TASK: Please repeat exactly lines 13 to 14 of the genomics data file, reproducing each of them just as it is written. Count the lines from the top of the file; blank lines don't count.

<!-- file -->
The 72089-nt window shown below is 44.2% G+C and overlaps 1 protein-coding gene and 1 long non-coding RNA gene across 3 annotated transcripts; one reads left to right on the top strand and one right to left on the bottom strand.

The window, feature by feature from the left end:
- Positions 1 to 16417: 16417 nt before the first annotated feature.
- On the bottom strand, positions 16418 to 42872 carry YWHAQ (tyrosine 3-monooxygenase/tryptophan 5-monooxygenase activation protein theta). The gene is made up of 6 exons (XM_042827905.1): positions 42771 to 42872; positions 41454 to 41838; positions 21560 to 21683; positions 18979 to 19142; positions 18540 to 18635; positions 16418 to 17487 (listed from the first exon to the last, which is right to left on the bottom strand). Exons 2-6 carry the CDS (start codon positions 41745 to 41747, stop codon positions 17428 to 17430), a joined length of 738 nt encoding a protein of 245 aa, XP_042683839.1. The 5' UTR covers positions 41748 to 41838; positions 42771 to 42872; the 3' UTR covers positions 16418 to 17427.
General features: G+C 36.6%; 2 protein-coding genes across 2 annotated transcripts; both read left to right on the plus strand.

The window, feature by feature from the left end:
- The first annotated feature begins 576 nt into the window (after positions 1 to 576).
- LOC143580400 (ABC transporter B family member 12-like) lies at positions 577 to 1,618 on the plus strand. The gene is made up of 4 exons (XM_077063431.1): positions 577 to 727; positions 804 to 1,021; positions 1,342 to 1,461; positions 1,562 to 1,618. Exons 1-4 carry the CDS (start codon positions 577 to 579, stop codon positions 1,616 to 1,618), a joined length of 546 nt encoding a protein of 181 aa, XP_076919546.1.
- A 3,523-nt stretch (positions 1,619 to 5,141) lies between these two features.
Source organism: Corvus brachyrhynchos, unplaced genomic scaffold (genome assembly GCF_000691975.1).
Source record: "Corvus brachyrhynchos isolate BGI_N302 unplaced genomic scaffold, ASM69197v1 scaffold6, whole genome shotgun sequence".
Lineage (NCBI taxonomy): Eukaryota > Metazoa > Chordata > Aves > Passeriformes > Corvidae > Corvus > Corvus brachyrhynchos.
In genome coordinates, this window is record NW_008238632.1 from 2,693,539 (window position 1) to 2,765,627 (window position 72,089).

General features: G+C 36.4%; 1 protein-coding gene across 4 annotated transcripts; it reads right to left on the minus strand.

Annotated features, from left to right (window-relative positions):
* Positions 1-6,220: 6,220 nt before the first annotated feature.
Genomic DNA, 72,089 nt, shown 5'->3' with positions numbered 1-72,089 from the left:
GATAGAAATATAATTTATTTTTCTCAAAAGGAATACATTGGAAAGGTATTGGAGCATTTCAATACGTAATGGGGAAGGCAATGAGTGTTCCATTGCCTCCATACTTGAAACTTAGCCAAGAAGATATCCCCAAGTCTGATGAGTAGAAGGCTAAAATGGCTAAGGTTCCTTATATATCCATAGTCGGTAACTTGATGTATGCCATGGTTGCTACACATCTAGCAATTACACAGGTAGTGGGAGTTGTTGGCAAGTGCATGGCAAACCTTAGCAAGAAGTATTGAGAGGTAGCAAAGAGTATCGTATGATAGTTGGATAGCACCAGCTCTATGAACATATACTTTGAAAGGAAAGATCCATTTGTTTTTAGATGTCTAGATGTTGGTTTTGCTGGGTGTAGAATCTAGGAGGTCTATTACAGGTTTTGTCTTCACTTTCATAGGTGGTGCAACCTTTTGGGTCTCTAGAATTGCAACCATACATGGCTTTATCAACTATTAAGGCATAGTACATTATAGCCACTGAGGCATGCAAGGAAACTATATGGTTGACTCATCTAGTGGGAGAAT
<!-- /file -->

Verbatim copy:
In genome coordinates, this window is record NW_008238632.1 from 2,693,539 (window position 1) to 2,765,627 (window position 72,089).

General features: G+C 36.4%; 1 protein-coding gene across 4 annotated transcripts; it reads right to left on the minus strand.